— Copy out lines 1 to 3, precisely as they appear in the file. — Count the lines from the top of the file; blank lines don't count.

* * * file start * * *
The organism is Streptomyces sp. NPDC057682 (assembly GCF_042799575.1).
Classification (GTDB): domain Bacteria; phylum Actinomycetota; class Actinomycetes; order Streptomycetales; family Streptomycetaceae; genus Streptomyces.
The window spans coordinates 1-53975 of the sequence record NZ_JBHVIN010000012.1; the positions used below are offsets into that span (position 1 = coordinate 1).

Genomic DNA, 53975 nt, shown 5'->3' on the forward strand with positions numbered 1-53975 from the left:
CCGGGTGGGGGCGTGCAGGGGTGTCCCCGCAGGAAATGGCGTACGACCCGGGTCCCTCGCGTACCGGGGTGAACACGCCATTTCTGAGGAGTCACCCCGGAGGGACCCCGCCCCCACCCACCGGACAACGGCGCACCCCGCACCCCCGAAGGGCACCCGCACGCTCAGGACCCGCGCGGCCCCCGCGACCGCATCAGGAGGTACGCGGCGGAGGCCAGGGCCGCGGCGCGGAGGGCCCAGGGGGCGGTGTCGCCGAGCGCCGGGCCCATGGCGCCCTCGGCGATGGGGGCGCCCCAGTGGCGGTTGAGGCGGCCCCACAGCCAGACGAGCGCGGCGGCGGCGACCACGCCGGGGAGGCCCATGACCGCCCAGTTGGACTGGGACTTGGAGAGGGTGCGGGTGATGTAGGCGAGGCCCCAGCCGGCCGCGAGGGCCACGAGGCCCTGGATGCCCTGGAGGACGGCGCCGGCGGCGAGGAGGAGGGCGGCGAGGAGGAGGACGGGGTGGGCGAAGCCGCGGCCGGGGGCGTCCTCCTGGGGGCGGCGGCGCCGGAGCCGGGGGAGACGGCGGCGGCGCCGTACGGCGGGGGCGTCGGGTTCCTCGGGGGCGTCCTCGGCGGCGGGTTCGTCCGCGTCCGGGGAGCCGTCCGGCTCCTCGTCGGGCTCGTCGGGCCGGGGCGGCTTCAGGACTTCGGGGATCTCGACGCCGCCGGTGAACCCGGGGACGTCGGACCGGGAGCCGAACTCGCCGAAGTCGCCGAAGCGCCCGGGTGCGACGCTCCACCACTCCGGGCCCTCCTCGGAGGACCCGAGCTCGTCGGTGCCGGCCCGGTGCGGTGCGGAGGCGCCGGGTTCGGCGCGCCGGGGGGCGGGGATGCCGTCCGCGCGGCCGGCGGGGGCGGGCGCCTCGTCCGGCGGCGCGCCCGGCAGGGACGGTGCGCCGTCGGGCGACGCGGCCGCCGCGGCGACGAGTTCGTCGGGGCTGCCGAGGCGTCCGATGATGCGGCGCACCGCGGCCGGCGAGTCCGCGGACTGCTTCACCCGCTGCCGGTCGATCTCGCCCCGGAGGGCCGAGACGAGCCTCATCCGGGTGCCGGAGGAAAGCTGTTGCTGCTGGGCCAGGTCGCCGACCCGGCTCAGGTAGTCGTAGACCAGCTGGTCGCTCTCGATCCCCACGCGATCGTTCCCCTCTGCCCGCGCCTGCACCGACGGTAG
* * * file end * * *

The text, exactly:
The organism is Streptomyces sp. NPDC057682 (assembly GCF_042799575.1).
Classification (GTDB): domain Bacteria; phylum Actinomycetota; class Actinomycetes; order Streptomycetales; family Streptomycetaceae; genus Streptomyces.
The window spans coordinates 1-53975 of the sequence record NZ_JBHVIN010000012.1; the positions used below are offsets into that span (position 1 = coordinate 1).